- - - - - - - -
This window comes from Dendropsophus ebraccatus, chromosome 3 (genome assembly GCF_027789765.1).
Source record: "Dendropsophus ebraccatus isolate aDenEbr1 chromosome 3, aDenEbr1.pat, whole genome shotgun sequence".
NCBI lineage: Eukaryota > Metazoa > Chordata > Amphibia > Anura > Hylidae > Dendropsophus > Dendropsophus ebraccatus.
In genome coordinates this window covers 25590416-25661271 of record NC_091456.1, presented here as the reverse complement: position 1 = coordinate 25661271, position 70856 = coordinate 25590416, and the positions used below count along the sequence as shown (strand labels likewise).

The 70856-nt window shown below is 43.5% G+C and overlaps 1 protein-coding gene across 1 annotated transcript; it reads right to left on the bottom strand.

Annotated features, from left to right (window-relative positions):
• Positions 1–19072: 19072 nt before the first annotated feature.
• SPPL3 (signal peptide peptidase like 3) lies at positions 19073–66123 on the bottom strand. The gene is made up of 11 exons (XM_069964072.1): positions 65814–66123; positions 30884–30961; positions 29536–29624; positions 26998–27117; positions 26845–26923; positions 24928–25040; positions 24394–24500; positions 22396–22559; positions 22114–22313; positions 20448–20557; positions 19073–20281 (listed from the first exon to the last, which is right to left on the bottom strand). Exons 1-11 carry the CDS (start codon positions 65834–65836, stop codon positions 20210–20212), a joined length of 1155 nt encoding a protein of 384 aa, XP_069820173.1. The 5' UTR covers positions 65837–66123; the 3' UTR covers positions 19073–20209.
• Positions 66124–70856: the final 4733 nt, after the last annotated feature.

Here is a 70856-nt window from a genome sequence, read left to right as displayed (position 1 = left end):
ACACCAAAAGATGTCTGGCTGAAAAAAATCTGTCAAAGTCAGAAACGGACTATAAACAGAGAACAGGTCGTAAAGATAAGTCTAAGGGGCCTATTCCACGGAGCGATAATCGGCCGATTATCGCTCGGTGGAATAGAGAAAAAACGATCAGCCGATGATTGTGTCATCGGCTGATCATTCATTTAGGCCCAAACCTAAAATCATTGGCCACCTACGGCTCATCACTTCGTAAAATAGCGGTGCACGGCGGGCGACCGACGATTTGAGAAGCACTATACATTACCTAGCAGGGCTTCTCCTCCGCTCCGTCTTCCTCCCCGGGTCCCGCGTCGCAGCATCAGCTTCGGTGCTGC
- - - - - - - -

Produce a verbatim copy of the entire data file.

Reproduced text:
This window comes from Dendropsophus ebraccatus, chromosome 3 (genome assembly GCF_027789765.1).
Source record: "Dendropsophus ebraccatus isolate aDenEbr1 chromosome 3, aDenEbr1.pat, whole genome shotgun sequence".
NCBI lineage: Eukaryota > Metazoa > Chordata > Amphibia > Anura > Hylidae > Dendropsophus > Dendropsophus ebraccatus.
In genome coordinates this window covers 25590416-25661271 of record NC_091456.1, presented here as the reverse complement: position 1 = coordinate 25661271, position 70856 = coordinate 25590416, and the positions used below count along the sequence as shown (strand labels likewise).

The 70856-nt window shown below is 43.5% G+C and overlaps 1 protein-coding gene across 1 annotated transcript; it reads right to left on the bottom strand.

Annotated features, from left to right (window-relative positions):
• Positions 1–19072: 19072 nt before the first annotated feature.
• SPPL3 (signal peptide peptidase like 3) lies at positions 19073–66123 on the bottom strand. The gene is made up of 11 exons (XM_069964072.1): positions 65814–66123; positions 30884–30961; positions 29536–29624; positions 26998–27117; positions 26845–26923; positions 24928–25040; positions 24394–24500; positions 22396–22559; positions 22114–22313; positions 20448–20557; positions 19073–20281 (listed from the first exon to the last, which is right to left on the bottom strand). Exons 1-11 carry the CDS (start codon positions 65834–65836, stop codon positions 20210–20212), a joined length of 1155 nt encoding a protein of 384 aa, XP_069820173.1. The 5' UTR covers positions 65837–66123; the 3' UTR covers positions 19073–20209.
• Positions 66124–70856: the final 4733 nt, after the last annotated feature.

Here is a 70856-nt window from a genome sequence, read left to right as displayed (position 1 = left end):
ACACCAAAAGATGTCTGGCTGAAAAAAATCTGTCAAAGTCAGAAACGGACTATAAACAGAGAACAGGTCGTAAAGATAAGTCTAAGGGGCCTATTCCACGGAGCGATAATCGGCCGATTATCGCTCGGTGGAATAGAGAAAAAACGATCAGCCGATGATTGTGTCATCGGCTGATCATTCATTTAGGCCCAAACCTAAAATCATTGGCCACCTACGGCTCATCACTTCGTAAAATAGCGGTGCACGGCGGGCGACCGACGATTTGAGAAGCACTATACATTACCTAGCAGGGCTTCTCCTCCGCTCCGTCTTCCTCCCCGGGTCCCGCGTCGCAGCATCAGCTTCGGTGCTGC